Reality Check: What Will It Take to Reopen Schools Amid the Pandemic? 5 Experts Weigh In on Politics and Education Reform

This is the sixth in a series of invited responses to some of the big, unanswered questions facing America’s schools as they prepare to reopen in the fall. The Center on Reinventing Public Education, in partnership with The 74, fielded responses from a diverse roster of educators and policymakers in order to promote creative thinking and debate about how we can collectively meet student needs in an extraordinarily challenging school year, and beyond. You can see previous installments here.

First, let’s get clear about what ‘reform’ means

By Cami Anderson

I’m no longer sure what “education reform” means. At some point, I believe it meant a commitment to four things:

  • Higher expectations for what all students can achieve;
  • Clear systems for holding educators, schools and systems accountable for making progress toward all students reaching those high expectations;
  • Different approaches to recruiting, selecting, training and retaining top-notch educators; and
  • Building new schools that could more quickly achieve the first three commitments.

I still believe in these four commitments as cornerstones of the work left undone. But I have also thought for a long time that they are dangerously incomplete.

So, will this original vision of education reform gain new support during the pandemic? Only if education reformers learn the right lessons from their mistakes and work to correct them by committing to real equity and understanding that communities, not schools, are the driver of change.

Too many reform efforts lack a focus on communities — and we need to support a much broader set of strategies that fall outside the traditional education reform playbook. In my time in Newark, it felt like “reform” had come to mean pressure to build more charter schools, faster, with no regard for the larger issues affecting neighborhoods. Even as high-performing charter networks and schools expanded, the data were clear. Uncoordinated growth plans were emptying out schools in the poorest neighborhoods, and the neediest kids were being concentrated in traditional schools. As schools shrunk, the district decided which teachers to keep based on seniority, or the number of years they had been in the classroom, instead of their effectiveness on the job. And our district was forced to shutter buildings that were historical landmarks and lay off Newarkers in a city where the school system is the biggest employer. Too few “reform leaders” regarded this as a problem, let alone theirs to help solve as members of the community. “Reformers” must remove the blinders that come with focusing exclusively on growing charter school footprints.

In fighting racism and other forms of inequity, the reform community must do more to root out bias in our own approaches. Reform strategies in some of the most coveted charter schools, and definitely in many district-run public schools, perpetuate and in some cases exacerbate racism and other biases in things like hiring practices, cultures, curriculum choices, approaches to discipline and how progress is measured.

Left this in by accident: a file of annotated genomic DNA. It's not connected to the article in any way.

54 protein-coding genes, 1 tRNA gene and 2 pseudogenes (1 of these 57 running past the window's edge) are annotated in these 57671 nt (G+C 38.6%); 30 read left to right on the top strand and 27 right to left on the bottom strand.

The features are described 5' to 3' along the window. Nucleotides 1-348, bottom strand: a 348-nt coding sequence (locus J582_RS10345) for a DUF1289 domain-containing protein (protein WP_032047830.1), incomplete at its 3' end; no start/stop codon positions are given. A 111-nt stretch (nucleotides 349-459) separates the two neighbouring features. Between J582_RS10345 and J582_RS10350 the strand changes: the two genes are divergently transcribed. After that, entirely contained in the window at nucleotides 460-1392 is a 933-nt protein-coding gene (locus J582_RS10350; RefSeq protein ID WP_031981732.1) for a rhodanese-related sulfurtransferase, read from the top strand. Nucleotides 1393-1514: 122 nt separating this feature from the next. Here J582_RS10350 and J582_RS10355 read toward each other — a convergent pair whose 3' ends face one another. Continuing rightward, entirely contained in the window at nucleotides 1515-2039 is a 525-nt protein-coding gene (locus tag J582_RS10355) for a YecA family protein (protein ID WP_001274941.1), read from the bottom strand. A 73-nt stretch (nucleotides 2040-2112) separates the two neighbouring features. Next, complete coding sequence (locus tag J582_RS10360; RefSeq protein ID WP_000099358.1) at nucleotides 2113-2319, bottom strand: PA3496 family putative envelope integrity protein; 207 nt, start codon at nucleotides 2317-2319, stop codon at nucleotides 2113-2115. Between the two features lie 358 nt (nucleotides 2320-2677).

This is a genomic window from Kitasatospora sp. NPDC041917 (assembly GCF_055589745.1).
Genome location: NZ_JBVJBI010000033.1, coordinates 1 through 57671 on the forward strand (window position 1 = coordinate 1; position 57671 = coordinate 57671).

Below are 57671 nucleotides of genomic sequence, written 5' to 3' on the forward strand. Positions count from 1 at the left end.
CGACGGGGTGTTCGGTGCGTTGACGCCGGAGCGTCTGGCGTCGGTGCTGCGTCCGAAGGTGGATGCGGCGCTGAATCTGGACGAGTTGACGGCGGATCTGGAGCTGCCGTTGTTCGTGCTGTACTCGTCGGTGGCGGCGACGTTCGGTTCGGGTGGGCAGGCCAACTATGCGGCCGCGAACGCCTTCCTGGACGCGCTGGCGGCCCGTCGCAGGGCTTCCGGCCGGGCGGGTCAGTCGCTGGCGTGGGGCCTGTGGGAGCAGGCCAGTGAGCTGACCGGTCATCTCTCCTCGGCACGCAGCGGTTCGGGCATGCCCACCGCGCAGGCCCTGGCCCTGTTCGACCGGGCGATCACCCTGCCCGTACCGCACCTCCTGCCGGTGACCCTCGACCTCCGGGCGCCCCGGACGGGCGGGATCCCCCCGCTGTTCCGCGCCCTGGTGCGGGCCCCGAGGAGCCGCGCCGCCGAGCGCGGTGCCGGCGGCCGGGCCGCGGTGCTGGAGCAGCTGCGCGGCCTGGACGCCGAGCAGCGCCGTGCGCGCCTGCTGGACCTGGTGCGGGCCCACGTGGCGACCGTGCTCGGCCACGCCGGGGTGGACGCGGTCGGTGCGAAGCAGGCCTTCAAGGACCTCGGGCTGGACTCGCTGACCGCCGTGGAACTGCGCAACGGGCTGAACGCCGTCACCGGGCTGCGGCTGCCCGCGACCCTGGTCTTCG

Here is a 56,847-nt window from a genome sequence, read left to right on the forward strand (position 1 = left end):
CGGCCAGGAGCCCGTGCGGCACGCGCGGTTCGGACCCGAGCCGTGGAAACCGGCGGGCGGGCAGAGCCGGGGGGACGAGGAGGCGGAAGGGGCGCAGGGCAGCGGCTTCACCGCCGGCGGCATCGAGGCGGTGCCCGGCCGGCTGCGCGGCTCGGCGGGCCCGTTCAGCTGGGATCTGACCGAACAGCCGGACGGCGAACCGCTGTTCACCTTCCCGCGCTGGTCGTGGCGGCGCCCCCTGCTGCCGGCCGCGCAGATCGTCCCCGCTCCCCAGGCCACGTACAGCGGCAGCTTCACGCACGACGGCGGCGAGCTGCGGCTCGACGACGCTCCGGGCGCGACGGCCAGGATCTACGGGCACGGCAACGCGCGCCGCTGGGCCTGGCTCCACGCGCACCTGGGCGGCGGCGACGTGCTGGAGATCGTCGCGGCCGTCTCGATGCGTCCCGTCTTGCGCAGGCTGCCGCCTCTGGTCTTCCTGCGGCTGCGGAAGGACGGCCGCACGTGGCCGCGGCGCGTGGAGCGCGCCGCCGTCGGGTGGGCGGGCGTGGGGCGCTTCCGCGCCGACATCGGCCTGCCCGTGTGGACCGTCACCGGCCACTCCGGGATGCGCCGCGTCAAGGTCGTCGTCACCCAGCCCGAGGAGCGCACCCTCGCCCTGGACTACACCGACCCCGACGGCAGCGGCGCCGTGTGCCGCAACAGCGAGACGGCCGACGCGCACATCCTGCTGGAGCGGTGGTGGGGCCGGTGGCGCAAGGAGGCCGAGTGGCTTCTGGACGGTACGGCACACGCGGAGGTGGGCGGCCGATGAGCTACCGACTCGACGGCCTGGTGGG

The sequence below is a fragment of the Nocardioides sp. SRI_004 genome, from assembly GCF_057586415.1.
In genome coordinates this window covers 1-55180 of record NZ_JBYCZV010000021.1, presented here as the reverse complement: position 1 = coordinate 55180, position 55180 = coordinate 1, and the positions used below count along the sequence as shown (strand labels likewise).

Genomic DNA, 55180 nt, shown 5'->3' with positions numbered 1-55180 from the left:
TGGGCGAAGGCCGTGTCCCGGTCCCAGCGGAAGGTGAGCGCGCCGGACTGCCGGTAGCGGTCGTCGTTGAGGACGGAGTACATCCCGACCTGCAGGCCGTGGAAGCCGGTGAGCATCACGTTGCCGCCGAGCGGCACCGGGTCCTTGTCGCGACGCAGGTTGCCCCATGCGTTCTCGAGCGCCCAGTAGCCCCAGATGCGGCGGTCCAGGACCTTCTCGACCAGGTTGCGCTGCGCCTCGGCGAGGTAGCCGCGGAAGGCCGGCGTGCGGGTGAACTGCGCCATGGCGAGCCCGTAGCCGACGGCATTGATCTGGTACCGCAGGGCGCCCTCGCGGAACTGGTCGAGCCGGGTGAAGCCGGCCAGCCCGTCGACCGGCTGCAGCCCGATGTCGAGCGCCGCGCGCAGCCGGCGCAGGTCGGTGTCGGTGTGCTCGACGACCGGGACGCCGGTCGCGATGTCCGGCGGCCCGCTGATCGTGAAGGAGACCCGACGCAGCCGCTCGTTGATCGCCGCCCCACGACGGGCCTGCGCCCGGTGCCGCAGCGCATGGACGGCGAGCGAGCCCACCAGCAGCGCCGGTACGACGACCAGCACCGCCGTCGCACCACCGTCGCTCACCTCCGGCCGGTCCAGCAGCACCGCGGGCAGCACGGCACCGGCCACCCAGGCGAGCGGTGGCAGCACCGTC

I still believe in bold change, including charters. But we are not deserving of new constituents if we can’t meaningfully change the game for the students who are facing the longest odds and see schools as part of communities.

Cami Anderson leads ThirdWay Solutions, an organization that supports policy, government, nonprofit, corporations and philanthropies dedicated to equity and justice, and The Discipline Revolution Project, helping traditional and charter school systems radically rethink their approach to student discipline. She was previously superintendent of schools in Newark. 

More parents have seen reasons to challenge one-size-fits-all 

By Paul Toner

During our collective pandemic remote learning experience, many inequities have been laid bare among communities and students in high-poverty, underserved districts. But even parents in well-resourced school districts witnessed enormous inconsistencies from district to district, school to school and classroom to classroom.

Parents and teachers have been comparing their experiences with other parents and teachers across district, charter and private schools.

Families were given a close-up look as to what was happening in their schools on a day-to-day basis. For some, it has been a wake-up call that has created enormous concern regarding their own students’ education and prompted questioning of traditional systems and structures. Why do we have schools and structures that are one-size-fits-all in nature, when families and children need much more individualization and flexibility?

I think parental and student experience with our education system during the pandemic will create increased advocacy for access to more personalized learning models.